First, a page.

Anyway, nice worldbuilding. Nick mentioned last Part that most of the magic in their world comes from faerie incursions, so it makes sense the spy set on them was a faerie. I also appreciate that Amy was all, “I am not going to spend an hour trying to explain magic to you. There’s a class for that.”

  4. I love the story!

    “It’s a little like deciding half a glass or water is a different substance than a full glass of water.”

    Should be “half a glass of water” — of instead of or

  5. Then maybe it could someone your grandparents fought. Typo? Word missing. Then maybe it could be someone your grandparents fought.

  6. Interesting take on Nick’s part regarding the “shadow as a substance” thing. However, he kind of has it wrong. Shadows define the region of occlusion for a radiant source. That radiance could be light, or heat, or X-rays, or spraying water, or bullets. Being a physics guy, he probably should have known that (which doesn’t mean he would have thought about it like that in the moment). A better analogy would have been if he’d said something like the area under an umbrella being a difference substance. (As an aside, what we perceive as “cold” suffers from the same issues as “shadow”, being the lower relative level of heat, as compared to light, which still gets thought of in everyday terms as its own substance or thing.)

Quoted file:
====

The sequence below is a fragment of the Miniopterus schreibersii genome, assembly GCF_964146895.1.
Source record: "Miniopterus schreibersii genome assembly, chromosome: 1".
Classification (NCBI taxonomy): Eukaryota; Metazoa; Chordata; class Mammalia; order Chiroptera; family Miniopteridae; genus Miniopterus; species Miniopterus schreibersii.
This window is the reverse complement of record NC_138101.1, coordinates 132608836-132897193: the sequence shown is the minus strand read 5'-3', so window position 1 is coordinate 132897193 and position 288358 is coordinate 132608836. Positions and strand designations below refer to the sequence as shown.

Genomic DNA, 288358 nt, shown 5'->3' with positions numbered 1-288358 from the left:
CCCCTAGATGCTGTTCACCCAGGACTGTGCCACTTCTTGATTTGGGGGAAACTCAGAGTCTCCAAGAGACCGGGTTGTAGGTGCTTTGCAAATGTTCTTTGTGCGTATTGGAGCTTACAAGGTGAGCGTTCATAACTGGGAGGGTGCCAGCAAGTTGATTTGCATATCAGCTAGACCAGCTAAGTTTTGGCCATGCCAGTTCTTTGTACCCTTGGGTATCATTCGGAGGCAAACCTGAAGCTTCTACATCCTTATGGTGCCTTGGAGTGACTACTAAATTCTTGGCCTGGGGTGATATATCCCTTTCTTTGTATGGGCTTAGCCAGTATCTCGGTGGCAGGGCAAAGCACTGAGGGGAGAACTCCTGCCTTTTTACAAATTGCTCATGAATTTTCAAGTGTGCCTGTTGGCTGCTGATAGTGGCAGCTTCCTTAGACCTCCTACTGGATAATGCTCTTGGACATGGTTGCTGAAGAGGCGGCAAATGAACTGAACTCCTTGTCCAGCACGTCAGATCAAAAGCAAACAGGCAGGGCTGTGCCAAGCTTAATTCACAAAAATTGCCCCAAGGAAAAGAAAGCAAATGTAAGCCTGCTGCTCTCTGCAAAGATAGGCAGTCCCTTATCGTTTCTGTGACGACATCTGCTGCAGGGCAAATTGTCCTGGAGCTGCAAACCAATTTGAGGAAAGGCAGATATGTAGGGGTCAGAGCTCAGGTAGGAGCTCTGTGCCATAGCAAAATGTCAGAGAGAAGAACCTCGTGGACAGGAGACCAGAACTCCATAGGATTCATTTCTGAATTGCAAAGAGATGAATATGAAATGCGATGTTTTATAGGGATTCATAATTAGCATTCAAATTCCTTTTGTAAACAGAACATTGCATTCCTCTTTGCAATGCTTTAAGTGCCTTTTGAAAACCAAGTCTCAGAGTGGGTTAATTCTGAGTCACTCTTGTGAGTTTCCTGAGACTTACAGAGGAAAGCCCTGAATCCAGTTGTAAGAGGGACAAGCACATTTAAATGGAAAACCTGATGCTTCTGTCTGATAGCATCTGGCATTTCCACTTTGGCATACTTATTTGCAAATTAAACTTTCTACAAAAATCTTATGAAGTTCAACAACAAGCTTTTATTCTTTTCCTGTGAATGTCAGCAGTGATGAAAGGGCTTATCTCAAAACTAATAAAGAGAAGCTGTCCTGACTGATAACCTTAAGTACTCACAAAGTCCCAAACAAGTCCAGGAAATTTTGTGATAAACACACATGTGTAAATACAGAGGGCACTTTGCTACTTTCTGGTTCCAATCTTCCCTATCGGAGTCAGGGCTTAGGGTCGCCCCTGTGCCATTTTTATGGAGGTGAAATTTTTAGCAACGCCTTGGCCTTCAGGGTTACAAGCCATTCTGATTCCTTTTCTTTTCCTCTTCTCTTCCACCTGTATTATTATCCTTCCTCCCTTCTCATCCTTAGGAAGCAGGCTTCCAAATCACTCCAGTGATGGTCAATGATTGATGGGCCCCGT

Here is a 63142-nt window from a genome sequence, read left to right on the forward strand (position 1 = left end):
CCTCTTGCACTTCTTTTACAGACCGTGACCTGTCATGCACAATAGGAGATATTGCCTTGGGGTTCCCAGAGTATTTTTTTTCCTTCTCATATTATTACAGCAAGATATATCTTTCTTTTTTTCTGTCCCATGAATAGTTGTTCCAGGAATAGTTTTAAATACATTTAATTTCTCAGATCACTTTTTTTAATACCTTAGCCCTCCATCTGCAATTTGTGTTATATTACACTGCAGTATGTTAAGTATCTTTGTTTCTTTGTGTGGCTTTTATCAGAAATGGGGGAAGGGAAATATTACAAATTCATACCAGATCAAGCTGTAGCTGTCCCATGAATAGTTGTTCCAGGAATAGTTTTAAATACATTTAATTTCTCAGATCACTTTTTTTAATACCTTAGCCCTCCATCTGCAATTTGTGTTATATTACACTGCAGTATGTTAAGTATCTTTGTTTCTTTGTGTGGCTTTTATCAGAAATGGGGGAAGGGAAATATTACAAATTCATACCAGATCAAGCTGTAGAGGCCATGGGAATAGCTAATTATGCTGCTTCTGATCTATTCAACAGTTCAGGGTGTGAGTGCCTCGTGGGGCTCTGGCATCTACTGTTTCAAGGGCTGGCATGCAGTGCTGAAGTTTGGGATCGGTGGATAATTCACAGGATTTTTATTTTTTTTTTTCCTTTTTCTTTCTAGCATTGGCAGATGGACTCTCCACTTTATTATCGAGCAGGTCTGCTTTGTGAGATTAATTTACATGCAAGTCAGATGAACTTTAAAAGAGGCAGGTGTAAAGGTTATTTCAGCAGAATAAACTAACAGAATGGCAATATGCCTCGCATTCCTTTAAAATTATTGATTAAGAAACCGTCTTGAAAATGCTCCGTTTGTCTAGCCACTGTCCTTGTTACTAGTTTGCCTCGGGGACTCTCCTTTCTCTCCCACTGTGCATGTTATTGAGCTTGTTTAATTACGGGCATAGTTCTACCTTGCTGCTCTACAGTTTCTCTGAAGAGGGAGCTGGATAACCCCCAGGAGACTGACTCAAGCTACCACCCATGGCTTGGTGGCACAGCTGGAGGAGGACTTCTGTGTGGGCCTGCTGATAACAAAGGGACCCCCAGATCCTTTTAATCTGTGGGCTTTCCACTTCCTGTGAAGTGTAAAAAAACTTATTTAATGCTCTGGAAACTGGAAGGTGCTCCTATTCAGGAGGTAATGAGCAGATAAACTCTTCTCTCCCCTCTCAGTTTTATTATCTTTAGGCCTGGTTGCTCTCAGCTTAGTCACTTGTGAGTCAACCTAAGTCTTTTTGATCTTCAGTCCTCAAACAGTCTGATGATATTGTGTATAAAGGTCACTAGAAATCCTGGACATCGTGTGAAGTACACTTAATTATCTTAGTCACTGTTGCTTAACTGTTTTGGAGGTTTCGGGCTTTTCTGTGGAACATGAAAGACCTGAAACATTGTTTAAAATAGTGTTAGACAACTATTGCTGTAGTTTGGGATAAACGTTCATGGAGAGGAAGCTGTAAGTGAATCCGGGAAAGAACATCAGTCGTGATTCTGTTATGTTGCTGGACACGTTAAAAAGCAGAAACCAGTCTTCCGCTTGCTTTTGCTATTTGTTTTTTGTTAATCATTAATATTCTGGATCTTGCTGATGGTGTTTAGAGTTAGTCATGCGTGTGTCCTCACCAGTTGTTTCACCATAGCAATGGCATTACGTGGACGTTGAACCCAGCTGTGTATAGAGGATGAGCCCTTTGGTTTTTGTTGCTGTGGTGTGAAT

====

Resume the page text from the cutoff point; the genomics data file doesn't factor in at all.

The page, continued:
1. As I wrote that, I wondered if I should try to go with a more technically correct explanation or one that someone might come up with on the spur of the moment. I went with the latter mostly because I thought it would be shorter.

  7. Interesting turn of events here. Magic in the world could certainly throw certain technical plans into disarray.

    After all, Turkmenistan is where the Door to Hell is located.

    It’s also in the Middle East, and there’s a long, long history if Djinn activity in that region.